Centralization & forest fires. Norway and Sweden have had the same dry and hot weather this summer. So when I looked at a map of forest fires in Scandinavia this summer, I was puzzled that most of them – and all of the lasting and serious ones – are in Sweden. There shouldn’t be any reason for this, and I knew I must be missing something.

Today, a few days later, I saw an article that may explain it. In Sweden, forest management and firefighting are centralized. They are not local. They don’t have the experience and knowledge that someone locally based would have, and it takes longer for the firefighters to get there. They have positioned themselves so they are less able to prevent forest fires, detect them early, and take care of the fires before they grow too large.

Centralization is a cornerstone of current conservative policies, at least in Scandinavia. They value saving money, at least in the short run and if you don’t look at it too closely, over people. And it has real-life consequences. Rampant forest fires in Sweden is, it seems, one. Unfortunately, the conservative government here in Norway is implementing their own centralization agenda. And fortunately, some people are fighting it.

July 31, 2018

Siding with power. If someone – a person, organization, or news outlet – consistently side with power, then it’s safe to say that it reflects an authoritarian attitude or political or business interests more than a desire for truth and justice. Of course, truth and justice sometimes are on the side of those with power, but this is more about what we consistently support. And for me, if I was going to have a general guideline for who tend to side with, it would be the underdog. They are the ones whose voice is less heard. They are the ones who need support. At the very least, I can side with them in the sense of wishing to listen, understand, and speak up for their interests.

Impeachment? We already know there are several solid reasons to impeach Trump (varieties of curruption), and even annul his presidency (Russian meddling in the election). At the same time, it seems unlikely that he will be impeached. The Republicans clearly don’t want to out of fear of antagonizing his base, and the Democrats may not want to even if they gain a majority in the November election (whether we see that as spineless or stragegic or both). It may even be that he’ll escape any legal repercussions now (immunity as a president) and later. Several people around him are likely to fall, but he may not. He may even get re-elected.

Deplorables? During the presidential campaign, Hillary Clinton called Trump supporters deplorables. On the one hand, it’s not entierly true since I am sure many of his supporters are (in a conventional sense) decent people, they may vote for him for strategic reasons (e.g. supreme court), they may not approve of his personality or all of his policies or views, and so on.

On the other hand, it’s easy to see how it’s a valid label. Trump is openly racist and bigoted, actively erodes democratic institutions, systematically lies and creates drama as a distraction, puts the US and the world at risk in numerous ways, denies climate change and works against efforts to minimize it, and runs the White House and the US as a mafia boss. (And is clearly a very damaged human being.) Anyone who supports such a person by voting or working for him, even if they have their reservations, shows a very flawed morality.

August 25, 2018

Fashion. The current youth fashion (at least in Norway) is unelegant and dumpy. And, predictably, it gets reactions from the older generation who seem baffled, perplexed, and even provoked. (Including this sociologist who should know better.) I find it curious and slightly funny that people fall right into the trap when they know that (some) youth fashion is designed to trigger just this reaction from the older generations. And since elegance and style have been in fashion for a very long time, it’s not surprising that young folks chose a dumpy style to get a reaction.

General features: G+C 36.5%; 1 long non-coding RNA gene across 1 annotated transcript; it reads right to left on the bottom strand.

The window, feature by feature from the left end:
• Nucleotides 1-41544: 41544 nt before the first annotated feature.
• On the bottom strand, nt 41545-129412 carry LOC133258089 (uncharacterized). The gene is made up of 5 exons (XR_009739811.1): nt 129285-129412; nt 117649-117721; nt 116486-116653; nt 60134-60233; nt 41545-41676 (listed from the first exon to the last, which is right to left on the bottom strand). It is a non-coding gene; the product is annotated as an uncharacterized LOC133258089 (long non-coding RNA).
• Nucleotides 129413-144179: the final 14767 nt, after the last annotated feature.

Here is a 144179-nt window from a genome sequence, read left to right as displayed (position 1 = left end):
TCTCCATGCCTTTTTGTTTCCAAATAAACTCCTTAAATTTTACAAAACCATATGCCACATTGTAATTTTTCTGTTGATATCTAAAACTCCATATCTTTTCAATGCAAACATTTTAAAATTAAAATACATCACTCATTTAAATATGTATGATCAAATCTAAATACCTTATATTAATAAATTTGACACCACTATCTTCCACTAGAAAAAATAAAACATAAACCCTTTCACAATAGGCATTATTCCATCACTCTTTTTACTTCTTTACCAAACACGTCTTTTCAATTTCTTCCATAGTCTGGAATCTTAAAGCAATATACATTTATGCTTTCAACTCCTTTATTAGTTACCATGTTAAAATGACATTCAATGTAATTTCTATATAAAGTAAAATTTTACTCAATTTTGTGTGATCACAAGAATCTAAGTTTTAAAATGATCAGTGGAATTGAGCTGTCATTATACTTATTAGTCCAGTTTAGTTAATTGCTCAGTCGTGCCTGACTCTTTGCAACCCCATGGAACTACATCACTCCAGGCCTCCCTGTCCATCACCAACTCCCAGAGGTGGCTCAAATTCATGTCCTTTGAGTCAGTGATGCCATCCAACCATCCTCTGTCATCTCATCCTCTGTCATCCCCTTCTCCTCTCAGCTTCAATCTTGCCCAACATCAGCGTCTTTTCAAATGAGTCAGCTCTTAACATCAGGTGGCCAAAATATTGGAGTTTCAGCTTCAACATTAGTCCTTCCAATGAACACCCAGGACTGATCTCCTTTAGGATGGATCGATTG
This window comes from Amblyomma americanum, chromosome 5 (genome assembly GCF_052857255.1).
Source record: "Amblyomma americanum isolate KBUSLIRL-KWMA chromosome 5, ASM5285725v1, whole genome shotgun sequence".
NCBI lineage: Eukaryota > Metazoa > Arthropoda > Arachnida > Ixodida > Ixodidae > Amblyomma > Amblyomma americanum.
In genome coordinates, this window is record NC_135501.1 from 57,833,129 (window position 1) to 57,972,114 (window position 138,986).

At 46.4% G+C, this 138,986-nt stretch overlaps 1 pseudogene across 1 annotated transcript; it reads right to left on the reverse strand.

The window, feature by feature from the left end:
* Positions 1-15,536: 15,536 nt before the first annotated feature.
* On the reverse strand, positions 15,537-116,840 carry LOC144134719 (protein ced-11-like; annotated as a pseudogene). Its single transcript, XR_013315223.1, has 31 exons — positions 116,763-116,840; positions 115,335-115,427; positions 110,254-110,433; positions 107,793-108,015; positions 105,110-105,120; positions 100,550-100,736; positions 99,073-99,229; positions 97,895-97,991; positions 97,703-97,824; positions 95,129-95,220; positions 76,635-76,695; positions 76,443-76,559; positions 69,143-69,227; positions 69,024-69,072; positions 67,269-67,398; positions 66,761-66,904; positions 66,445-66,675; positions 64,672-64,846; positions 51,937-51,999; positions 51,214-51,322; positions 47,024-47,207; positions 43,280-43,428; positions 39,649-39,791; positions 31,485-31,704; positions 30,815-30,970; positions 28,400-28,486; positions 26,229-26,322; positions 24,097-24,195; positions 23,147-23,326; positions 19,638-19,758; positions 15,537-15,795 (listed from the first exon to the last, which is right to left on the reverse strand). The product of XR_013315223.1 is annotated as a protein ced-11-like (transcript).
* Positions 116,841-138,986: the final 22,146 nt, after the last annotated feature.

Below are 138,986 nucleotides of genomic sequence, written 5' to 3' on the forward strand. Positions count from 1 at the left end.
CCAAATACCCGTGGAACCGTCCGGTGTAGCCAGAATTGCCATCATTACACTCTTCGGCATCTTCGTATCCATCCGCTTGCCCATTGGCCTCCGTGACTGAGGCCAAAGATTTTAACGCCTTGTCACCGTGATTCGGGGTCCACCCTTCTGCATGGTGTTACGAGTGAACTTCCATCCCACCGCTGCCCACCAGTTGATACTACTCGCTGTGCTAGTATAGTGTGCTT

September 4, 2018

One essential way Trump is no different. “But it wasn’t sane before. Obama was not sane; he was led by the same interests that put the corporate business ahead of people, with bread buttered by Goldman Sachs, only now, it is more brash,” Sadier said. “For centuries the political class has been fucking poor people off.”

– Laetitia Sadier

Seems that regular people, like this musician and most of my friends, see this more clearly than most mainstream politicians, journalists, and social commentators in the regular media. Of course, the job of mainstream media is to maintain status quo, even if it benefits the few in the short term rather than the many in the long term. (Or perhaps just for that reason.)

And, of course, when I say “see this more clearly” it just means it agrees with how I see it. Most politicians and political parties support neo-liberal capitalism, which in turn is designed to maximize profit for multi-national corporations at the expense of nearly everyone else, including nature and future generations.

In this sense, Trump is no different from most other politicians, including Obama and both Clintons. He is just less subtle about it.

Royalty. I am watching The Crown on Netflix (about Elizabeth II) and it reminds me of one of the main arguments for abolishing monarchy.

I do see the appeal and function of royalty. It does give people a shared focal point and sense of commonality. It does provide a sense of glamor to the country. And there is a sense of nostalgia about it. The monarchy has a long tradition in many countries. But are those sufficient reasons to keep monarchies?

And then there is the main reason, as I see it, for abolishing monarchies.

In modern society, it’s the only role or institution people are born into. They are born into it without choice. The only choice they have is to abdicate or leave it to someone else, but there are many pressures against it.

Of course, they are groomed for the role and prepared from an early age, and they have the guidance of a family that has been fulfilling that role for generations. And yet, in a modern society, it doesn’t seem right that some people are born into a role they may not want or be particularly suited to.